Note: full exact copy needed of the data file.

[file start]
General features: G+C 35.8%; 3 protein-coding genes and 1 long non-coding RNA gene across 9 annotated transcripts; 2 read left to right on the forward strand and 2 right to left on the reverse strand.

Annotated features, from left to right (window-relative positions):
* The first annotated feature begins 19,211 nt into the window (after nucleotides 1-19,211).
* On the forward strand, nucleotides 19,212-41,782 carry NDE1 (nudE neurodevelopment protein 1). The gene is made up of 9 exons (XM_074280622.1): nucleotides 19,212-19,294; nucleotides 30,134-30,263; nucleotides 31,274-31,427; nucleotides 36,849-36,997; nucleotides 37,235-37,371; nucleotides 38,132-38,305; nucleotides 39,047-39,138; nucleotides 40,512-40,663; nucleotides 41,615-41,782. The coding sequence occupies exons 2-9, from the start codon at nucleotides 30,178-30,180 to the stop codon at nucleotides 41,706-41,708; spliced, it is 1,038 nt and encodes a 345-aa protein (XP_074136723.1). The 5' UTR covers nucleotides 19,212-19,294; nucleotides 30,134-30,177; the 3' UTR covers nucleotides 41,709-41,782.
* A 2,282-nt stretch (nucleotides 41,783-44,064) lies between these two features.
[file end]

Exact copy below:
General features: G+C 35.8%; 3 protein-coding genes and 1 long non-coding RNA gene across 9 annotated transcripts; 2 read left to right on the forward strand and 2 right to left on the reverse strand.

Annotated features, from left to right (window-relative positions):
* The first annotated feature begins 19,211 nt into the window (after nucleotides 1-19,211).
* On the forward strand, nucleotides 19,212-41,782 carry NDE1 (nudE neurodevelopment protein 1). The gene is made up of 9 exons (XM_074280622.1): nucleotides 19,212-19,294; nucleotides 30,134-30,263; nucleotides 31,274-31,427; nucleotides 36,849-36,997; nucleotides 37,235-37,371; nucleotides 38,132-38,305; nucleotides 39,047-39,138; nucleotides 40,512-40,663; nucleotides 41,615-41,782. The coding sequence occupies exons 2-9, from the start codon at nucleotides 30,178-30,180 to the stop codon at nucleotides 41,706-41,708; spliced, it is 1,038 nt and encodes a 345-aa protein (XP_074136723.1). The 5' UTR covers nucleotides 19,212-19,294; nucleotides 30,134-30,177; the 3' UTR covers nucleotides 41,709-41,782.
* A 2,282-nt stretch (nucleotides 41,783-44,064) lies between these two features.